SPOILER ALERT: This post contains a discussion of the plot and ending of “The BFG.” Consider yourself warned.
For ninety minutes, The BFG is one of the most intimate, apolitical movies Steven Spielberg has ever made. Despite his reputation as a popcorn auteur, Spielberg’s work has always carried at least a hint of politics, even if only in retrospect. His early work, including Jaws and E.T., often contains strong anti-government messaging that some critics have noted line up well with the conservatism of the Reagan years. In his excellent essay on Spielbergian politics, Bilge Ebiri wrote that his brand of cinema “was a conservative one of comfort, of old-fashioned values returning in the wake of Vietnam, Watergate, and the economic turmoil of the era. In his films, communities were healed and families were reassembled or reunited (albeit often symbolically).” Of course, this was all subtext; Spielberg’s early films were overtly non-political. In fact, it often seemed like the only ideology that mattered to him was commercialism.
In the years after 9/11, Spielberg began engaging more directly with the American character in War of the Worlds, The Terminal, and Munich. More recently, his work has taken turned openly political; specifically, he has devoted the last half-decade towards promoting a singular idea: optimism in government. On the surface, Lincoln was about how the sixteenth president cajoled and strong-armed the 13th Amendment into existence, but arriving in the election year of 2012 – when Obama’s legacy was essentially on the line – it felt more like a defense of insider politics that purposefully clashed with the rising tide of anti-authoritarianism defined then by Occupy Wall Street and the Tea Party. With those movements having been co-opted by the campaigns of Sanders and Trump, respectively, Spielberg’s comment feels even pointed today. It was also quite a change in philosophy from the young, subversive buck of New Hollywood who seemed to fear or despise authority.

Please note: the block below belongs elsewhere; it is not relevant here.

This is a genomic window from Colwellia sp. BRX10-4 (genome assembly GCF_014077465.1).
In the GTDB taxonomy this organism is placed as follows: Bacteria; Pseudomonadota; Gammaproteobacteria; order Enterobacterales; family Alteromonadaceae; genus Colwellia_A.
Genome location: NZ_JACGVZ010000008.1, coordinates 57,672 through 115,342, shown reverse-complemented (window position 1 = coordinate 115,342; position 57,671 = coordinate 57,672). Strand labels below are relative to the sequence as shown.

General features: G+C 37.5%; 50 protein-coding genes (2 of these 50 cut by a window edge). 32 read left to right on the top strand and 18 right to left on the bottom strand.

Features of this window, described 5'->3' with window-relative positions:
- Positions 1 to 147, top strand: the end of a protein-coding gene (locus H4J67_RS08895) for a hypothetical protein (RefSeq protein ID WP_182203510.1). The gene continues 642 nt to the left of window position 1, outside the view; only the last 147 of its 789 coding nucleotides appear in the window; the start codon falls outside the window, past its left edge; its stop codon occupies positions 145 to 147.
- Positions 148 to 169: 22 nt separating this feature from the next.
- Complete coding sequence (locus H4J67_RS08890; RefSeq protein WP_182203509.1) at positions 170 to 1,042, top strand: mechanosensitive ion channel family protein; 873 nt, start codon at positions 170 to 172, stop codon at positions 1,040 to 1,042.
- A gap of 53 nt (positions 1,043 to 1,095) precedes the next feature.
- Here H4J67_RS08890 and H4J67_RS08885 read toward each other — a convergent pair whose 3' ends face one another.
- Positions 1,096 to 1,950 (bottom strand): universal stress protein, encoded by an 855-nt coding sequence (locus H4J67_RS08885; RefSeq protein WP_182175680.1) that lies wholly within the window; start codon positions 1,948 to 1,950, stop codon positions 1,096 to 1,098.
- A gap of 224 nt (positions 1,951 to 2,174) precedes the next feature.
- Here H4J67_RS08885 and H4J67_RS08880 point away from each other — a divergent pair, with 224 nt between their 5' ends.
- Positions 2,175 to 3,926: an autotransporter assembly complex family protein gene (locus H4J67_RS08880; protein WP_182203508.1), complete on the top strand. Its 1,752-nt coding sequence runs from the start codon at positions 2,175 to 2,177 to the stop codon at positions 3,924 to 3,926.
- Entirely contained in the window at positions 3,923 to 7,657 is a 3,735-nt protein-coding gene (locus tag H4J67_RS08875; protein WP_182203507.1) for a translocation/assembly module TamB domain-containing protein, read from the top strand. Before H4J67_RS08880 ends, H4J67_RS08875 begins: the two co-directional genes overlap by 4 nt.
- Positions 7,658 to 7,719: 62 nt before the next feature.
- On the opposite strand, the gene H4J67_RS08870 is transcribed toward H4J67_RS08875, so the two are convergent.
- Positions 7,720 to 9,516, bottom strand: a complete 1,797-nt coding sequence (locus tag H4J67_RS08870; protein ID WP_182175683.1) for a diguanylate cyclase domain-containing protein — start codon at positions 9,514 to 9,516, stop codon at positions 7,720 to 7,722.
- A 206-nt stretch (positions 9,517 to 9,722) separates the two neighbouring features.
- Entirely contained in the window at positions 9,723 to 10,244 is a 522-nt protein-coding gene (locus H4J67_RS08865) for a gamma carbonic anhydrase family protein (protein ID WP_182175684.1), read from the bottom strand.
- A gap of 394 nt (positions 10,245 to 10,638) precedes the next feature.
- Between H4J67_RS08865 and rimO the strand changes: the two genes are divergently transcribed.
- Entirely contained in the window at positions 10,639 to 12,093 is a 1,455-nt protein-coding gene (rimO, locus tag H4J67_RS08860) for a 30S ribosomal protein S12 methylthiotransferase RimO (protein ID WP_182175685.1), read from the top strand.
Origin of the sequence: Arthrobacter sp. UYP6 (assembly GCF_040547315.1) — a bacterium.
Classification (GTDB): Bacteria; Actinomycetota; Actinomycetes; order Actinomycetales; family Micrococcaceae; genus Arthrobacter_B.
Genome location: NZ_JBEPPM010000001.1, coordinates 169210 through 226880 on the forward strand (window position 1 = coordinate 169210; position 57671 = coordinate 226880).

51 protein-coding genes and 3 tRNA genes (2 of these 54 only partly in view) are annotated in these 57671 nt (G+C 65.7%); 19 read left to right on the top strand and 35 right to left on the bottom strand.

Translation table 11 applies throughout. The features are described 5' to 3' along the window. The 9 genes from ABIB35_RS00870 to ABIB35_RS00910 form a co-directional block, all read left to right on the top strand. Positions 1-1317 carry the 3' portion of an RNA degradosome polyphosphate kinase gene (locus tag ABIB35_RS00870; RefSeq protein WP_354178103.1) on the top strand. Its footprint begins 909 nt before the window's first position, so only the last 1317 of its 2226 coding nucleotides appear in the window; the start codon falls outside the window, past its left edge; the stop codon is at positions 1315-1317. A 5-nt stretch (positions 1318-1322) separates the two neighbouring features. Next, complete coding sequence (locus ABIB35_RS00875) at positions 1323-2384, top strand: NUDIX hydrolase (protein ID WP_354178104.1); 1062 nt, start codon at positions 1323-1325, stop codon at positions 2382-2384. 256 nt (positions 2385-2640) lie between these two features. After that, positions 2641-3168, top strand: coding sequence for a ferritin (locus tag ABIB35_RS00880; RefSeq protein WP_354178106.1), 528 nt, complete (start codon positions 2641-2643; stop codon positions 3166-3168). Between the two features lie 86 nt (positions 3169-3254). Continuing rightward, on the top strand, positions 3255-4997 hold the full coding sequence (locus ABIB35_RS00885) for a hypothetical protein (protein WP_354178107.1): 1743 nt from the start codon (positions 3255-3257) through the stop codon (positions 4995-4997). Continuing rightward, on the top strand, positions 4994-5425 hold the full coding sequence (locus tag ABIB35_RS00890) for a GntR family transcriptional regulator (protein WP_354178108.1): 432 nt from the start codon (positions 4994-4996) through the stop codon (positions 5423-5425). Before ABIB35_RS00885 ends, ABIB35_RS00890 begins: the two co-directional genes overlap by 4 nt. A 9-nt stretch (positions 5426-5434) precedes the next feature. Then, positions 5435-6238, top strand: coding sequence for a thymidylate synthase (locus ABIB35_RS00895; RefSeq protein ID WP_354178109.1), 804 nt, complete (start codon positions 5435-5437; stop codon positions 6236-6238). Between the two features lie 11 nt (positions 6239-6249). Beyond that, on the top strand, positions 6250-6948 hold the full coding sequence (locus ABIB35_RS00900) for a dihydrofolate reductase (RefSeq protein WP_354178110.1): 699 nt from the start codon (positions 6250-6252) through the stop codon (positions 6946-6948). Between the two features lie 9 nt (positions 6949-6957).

Last year’s Bridge of Spies had a similarly glowing view of government. Although James Donovan (Tom Hanks) was not a government official (and was, in fact, obstructed by the soulless diplomats overseeing his work), his brave work to rescue two hostages from East Germany in the midst of the Cold War was portrayed as a shining example of American diplomacy, and Donovan himself was motivated by service to country. The film’s gentle optimism stands out in a media and movie landscape that seems increasingly loud and cynical.
The BFG continues this recent run of rosiness, although it arrives at a plot point that I was sure would cause Spielberg to revert to his young, skeptical self. A quick primer: Sophie (Ruby Barnhill) is a young British orphan who is abducted by the Big Friendly Giant (Mark Rylance), a gentle colossus who spends his night blowing dreams through the windows of London’s children.
After being whisked back to his faraway cave and making friends with the big galoof, Sophie learns that not all giants are so friendly. Her new pal is actually the only friendly giant in a community of dumb, murderous psycho giants that have been snatching unsuspecting kids from open windows. So she and the BFG do what anyone would do when faced with a national crisis: they ask the Queen for help.